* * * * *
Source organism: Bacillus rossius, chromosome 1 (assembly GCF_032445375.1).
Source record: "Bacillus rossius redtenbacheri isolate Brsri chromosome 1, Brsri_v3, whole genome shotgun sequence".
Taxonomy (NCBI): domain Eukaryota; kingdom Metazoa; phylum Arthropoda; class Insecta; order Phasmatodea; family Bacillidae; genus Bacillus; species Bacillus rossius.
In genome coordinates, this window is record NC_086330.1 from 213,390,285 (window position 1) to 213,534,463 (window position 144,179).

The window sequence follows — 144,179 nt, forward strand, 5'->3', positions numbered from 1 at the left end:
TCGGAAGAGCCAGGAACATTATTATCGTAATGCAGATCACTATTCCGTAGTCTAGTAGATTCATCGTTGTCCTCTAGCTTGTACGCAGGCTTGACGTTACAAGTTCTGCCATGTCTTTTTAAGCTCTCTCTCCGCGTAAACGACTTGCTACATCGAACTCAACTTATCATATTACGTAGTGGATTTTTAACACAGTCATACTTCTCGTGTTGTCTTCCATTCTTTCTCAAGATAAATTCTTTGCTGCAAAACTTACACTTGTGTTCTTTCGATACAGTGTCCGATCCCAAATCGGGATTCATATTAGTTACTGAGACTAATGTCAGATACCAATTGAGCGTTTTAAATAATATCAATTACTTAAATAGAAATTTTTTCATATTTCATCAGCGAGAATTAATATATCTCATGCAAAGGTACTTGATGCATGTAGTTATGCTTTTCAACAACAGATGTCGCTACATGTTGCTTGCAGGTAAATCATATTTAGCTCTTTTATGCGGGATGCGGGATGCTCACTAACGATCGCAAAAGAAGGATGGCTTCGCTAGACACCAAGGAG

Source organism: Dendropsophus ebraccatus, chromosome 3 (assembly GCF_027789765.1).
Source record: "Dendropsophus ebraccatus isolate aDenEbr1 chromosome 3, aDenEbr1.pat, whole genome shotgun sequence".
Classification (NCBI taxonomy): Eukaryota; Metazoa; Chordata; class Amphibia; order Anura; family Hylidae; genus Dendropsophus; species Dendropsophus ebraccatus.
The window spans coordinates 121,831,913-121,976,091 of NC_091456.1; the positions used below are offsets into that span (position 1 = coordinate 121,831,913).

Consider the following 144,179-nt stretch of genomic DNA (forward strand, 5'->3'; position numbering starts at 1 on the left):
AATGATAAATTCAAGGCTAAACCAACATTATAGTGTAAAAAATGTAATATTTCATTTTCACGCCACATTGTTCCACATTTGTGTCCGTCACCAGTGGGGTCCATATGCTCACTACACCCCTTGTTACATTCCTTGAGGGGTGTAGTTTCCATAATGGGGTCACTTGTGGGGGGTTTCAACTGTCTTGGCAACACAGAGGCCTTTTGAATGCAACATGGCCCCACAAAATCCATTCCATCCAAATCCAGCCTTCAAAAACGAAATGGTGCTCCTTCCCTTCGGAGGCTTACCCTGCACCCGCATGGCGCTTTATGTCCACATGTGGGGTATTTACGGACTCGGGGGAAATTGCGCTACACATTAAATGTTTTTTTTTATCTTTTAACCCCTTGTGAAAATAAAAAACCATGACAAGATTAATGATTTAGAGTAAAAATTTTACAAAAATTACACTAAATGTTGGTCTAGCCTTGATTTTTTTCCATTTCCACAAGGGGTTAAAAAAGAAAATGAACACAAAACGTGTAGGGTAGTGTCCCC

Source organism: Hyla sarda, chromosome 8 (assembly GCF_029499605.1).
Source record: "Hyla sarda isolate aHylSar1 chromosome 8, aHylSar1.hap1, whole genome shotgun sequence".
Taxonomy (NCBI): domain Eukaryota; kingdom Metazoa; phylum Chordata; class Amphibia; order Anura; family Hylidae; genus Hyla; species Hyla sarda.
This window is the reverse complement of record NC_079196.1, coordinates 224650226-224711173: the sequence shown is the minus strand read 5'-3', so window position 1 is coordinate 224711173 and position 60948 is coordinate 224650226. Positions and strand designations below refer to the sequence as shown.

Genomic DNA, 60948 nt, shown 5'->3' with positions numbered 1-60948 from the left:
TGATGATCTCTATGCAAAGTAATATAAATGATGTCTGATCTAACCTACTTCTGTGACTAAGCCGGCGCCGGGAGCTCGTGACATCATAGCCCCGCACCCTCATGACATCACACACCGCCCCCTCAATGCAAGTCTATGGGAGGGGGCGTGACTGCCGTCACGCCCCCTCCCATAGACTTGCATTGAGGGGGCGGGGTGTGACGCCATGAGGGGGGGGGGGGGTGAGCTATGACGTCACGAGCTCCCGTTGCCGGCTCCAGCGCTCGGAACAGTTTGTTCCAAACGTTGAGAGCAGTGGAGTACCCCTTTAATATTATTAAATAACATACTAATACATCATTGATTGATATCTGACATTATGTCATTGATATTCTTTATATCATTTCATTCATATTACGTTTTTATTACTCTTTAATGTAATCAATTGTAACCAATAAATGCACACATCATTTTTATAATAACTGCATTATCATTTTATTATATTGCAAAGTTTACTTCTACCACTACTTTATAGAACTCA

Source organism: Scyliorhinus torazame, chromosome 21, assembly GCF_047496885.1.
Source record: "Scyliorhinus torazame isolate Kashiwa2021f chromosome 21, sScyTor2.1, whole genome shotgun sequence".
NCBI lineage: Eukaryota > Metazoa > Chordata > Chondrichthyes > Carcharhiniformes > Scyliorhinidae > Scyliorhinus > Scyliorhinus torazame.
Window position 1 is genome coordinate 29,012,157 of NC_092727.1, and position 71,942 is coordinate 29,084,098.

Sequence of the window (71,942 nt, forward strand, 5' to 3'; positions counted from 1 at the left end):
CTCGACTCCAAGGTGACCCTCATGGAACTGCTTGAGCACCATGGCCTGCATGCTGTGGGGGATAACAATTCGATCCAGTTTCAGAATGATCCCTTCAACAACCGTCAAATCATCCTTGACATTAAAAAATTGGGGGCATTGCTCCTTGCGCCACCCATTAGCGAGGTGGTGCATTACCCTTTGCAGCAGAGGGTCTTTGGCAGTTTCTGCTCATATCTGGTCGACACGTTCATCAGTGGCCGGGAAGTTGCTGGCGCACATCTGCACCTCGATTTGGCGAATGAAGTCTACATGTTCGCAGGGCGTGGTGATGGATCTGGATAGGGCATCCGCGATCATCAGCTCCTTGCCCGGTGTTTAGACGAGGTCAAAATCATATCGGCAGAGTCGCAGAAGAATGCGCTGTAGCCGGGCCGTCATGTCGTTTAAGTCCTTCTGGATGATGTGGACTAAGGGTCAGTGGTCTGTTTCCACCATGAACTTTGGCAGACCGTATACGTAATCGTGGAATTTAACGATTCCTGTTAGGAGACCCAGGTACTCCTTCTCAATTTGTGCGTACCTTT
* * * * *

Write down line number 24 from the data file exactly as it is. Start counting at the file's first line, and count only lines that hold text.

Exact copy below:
CTCGACTCCAAGGTGACCCTCATGGAACTGCTTGAGCACCATGGCCTGCATGCTGTGGGGGATAACAATTCGATCCAGTTTCAGAATGATCCCTTCAACAACCGTCAAATCATCCTTGACATTAAAAAATTGGGGGCATTGCTCCTTGCGCCACCCATTAGCGAGGTGGTGCATTACCCTTTGCAGCAGAGGGTCTTTGGCAGTTTCTGCTCATATCTGGTCGACACGTTCATCAGTGGCCGGGAAGTTGCTGGCGCACATCTGCACCTCGATTTGGCGAATGAAGTCTACATGTTCGCAGGGCGTGGTGATGGATCTGGATAGGGCATCCGCGATCATCAGCTCCTTGCCCGGTGTTTAGACGAGGTCAAAATCATATCGGCAGAGTCGCAGAAGAATGCGCTGTAGCCGGGCCGTCATGTCGTTTAAGTCCTTCTGGATGATGTGGACTAAGGGTCAGTGGTCTGTTTCCACCATGAACTTTGGCAGACCGTATACGTAATCGTGGAATTTAACGATTCCTGTTAGGAGACCCAGGTACTCCTTCTCAATTTGTGCGTACCTTT